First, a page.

1775: Upstarts vs. Tax-Happy Oppressors
Last month I covered a heart-wrenching title from Academy Games called Freedom: The Underground Railroad, notable for its uncanny ability to create an emotional investment over the fates of a few wooden cubes. I think I even cried at one point. Manly tears, of course. Manly abolitionist tears.
Now I’ve had a chance to try another of the titles in Academy Games’ catalog, a simple wargame by the name of 1775: Rebellion, and… well, I’ll put this delicately: stand back, because I’m about to gush like a fry cook’s neck pimple.
Not Your Average Rebellion
Okay, so by now you’ve likely deduced that 1775: Rebellion is about the American Revolution, or “The War We’re Glad We Lost Because America Is a Way Cooler Ally When Independent” if you’re English, which always sounded like a mouthful to me, but who am I to question cultural differences? They like their sentences plus-size on that side of the pond. No judgement.
What you probably didn’t know is that 1775 is hardly your standard American Revolution game. Rather than expressing the conflict as fought between two sides, the “Rights” and the “Tax-Happy Oppressors,” 1775 sees fit to cast its subject matter as a four-player team game. On the one side, you’ve got the Continental Army and the Patriot Militia (and occasionally the French, if they can be convinced to stop stuffing corn into ducks for five minutes), and on the other, the British Regulars and the Loyalist “Tory” Militia (and perhaps some Hessian Mercenaries, undoubtedly paid for with illegal and abusive stamp taxes). Oh, and both sides are also trying to con the natives into hopping aboard the revolutionary bandwagon as well.
This wealth of factions creates a compelling and unexpected asymmetry. The militias on both sides excel at attacking en masse, occasionally pulling off a successful ambush that deals massive damage, but otherwise they’re more liable to run away than stick around and die in a stand-up fight. The British Regulars are the most imposing, but they’re far from home and spread thin, and they’ll often have to rely on their naval superiority to get around. The Continental Army falls somewhere between those two extremes, hardly as professional as the British but also more numerous and generally able to mobilize more of their forces each turn. And whichever side you choose, you’re going to have to make the best of your particular alliance to take control of the American colonies and declare a truce before your opposition does — though given the seesaw nature of the conflict, it’s anyone’s guess who will be in the lead at the end of any given round.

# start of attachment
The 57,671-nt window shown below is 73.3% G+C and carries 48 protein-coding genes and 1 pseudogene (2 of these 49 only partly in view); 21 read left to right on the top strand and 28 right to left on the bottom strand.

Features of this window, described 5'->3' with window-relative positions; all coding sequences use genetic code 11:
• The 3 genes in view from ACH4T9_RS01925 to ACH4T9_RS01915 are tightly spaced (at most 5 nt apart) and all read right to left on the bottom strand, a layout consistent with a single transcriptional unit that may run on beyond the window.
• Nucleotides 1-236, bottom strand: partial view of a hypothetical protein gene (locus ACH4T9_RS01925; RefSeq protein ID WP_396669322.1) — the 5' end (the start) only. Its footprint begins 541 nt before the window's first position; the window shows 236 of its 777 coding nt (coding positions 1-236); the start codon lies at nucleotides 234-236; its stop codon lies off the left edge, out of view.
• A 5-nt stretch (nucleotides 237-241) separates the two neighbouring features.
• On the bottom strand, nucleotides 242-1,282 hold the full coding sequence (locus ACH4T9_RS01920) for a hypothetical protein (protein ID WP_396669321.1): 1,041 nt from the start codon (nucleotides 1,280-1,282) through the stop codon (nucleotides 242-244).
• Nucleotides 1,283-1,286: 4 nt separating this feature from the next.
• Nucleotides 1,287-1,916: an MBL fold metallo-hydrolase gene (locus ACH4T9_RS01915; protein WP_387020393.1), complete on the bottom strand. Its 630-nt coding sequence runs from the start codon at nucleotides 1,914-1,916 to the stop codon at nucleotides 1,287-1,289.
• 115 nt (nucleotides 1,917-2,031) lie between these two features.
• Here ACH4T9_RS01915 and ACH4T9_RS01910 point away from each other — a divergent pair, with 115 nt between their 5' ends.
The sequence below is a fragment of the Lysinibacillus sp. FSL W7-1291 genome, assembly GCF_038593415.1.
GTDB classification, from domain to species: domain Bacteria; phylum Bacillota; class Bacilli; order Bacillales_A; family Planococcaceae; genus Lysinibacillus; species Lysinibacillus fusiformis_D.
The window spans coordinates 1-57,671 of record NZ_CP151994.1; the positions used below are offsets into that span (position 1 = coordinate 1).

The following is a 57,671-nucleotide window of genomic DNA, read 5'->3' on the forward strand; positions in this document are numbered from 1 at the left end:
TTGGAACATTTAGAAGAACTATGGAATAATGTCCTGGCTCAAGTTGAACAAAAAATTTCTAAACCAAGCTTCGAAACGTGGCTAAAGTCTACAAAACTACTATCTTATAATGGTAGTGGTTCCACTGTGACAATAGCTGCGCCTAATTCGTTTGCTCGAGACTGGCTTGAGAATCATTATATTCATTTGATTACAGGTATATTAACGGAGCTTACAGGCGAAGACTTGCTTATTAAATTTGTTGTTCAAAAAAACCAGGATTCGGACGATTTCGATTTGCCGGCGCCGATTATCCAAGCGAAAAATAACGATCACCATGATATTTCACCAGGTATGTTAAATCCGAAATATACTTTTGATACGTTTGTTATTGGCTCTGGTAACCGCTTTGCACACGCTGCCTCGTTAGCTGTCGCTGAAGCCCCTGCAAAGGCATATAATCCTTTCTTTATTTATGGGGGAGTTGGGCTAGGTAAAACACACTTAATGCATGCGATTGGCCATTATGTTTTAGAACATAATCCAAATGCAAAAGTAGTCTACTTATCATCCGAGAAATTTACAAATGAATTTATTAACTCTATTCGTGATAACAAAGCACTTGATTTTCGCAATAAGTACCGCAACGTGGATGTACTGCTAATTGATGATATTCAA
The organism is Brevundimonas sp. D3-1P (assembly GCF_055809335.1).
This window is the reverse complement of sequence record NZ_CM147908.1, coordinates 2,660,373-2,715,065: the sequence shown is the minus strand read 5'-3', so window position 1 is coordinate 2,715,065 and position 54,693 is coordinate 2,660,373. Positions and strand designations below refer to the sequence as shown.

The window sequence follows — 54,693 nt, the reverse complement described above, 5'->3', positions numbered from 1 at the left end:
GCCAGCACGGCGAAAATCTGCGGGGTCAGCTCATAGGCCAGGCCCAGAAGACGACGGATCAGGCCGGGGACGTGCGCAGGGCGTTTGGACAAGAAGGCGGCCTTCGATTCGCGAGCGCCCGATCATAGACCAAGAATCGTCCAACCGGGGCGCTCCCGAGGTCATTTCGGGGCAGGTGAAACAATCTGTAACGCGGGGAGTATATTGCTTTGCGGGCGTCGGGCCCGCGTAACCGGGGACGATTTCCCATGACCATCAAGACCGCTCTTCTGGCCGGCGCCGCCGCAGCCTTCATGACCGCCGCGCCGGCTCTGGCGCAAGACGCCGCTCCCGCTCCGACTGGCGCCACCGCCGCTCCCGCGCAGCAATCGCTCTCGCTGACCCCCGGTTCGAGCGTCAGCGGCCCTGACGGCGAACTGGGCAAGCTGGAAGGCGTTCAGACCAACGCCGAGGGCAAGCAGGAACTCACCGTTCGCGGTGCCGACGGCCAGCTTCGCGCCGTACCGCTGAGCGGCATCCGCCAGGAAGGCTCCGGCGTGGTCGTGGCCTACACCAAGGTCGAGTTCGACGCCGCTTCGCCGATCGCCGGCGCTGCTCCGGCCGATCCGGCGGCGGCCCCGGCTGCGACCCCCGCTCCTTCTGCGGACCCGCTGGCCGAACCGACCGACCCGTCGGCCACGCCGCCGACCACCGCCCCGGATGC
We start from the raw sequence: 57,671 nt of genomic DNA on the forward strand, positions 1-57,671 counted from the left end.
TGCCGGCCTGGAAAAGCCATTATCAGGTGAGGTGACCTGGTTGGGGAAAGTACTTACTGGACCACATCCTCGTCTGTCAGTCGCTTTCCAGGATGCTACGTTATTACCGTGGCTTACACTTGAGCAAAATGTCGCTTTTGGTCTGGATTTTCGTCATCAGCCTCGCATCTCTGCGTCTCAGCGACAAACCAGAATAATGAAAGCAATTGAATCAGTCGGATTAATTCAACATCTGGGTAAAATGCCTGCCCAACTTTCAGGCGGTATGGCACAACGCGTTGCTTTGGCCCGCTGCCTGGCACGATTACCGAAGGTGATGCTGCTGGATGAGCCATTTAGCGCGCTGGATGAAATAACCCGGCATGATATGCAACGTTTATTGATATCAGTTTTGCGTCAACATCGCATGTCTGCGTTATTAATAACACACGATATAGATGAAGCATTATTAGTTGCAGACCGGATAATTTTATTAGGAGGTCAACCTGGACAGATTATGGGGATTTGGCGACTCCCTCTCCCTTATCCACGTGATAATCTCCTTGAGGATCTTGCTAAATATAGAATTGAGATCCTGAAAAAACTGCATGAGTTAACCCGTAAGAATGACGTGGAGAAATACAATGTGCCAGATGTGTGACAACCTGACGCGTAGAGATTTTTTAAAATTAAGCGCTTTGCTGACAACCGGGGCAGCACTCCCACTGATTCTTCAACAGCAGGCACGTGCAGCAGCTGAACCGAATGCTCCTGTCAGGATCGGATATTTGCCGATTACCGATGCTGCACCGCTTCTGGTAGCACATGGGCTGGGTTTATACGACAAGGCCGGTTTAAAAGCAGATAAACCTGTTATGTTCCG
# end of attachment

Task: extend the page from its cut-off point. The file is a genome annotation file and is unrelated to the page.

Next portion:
Resources of Colonies, Movement, and Men
Rather than bogging you down with a tedious economic simulation, 1775 keeps the proceedings meaty. You might not have to worry about feeding your troops or whether you can drag enough cannons over to Boston Harbor, but that doesn’t mean you won’t be constantly fretting over your available resources. Here that means you’ll be doing your best to keep control of your colonies, manage your limited movements, and keep your men alive long enough to make an impact on the course of the war.
First up are the colonies, which play a crucial dual role. On the one hand, they’re the game’s primary victory condition, since once enough truce cards have been played, whoever controls the most colonies at the end of that round wins the game. On the other, they’re also the lynchpins of your recruitment efforts. You can only muster new soldiers into cities, but you can’t do so unless you control that entire colony. You might have dreamed up a brilliant plot to sneak some French soldiers into Quebec City with your fishing boats for a glorious return of that city’s rightful owners (surely the occupants will be very pleased), but you haven’t taken control of the entire colony — just robbed the British of their control since they still have a few troops in Montreal.
Lots of the time though, just hampering your opponent’s control is good enough. It might be nearly impossible to push the revolutionaries out of Massachusetts entirely, but pushing into the western third with your forces stationed in Albany will rid the Americans of their prized recruitment spot in Boston as surely as a costly invasion of the entire colony. Similarly, threatening those precious Canadian colonies will send the British players scrambling to consolidate their authority, possibly inflicting more long-term damage than a string of resounding military victories could.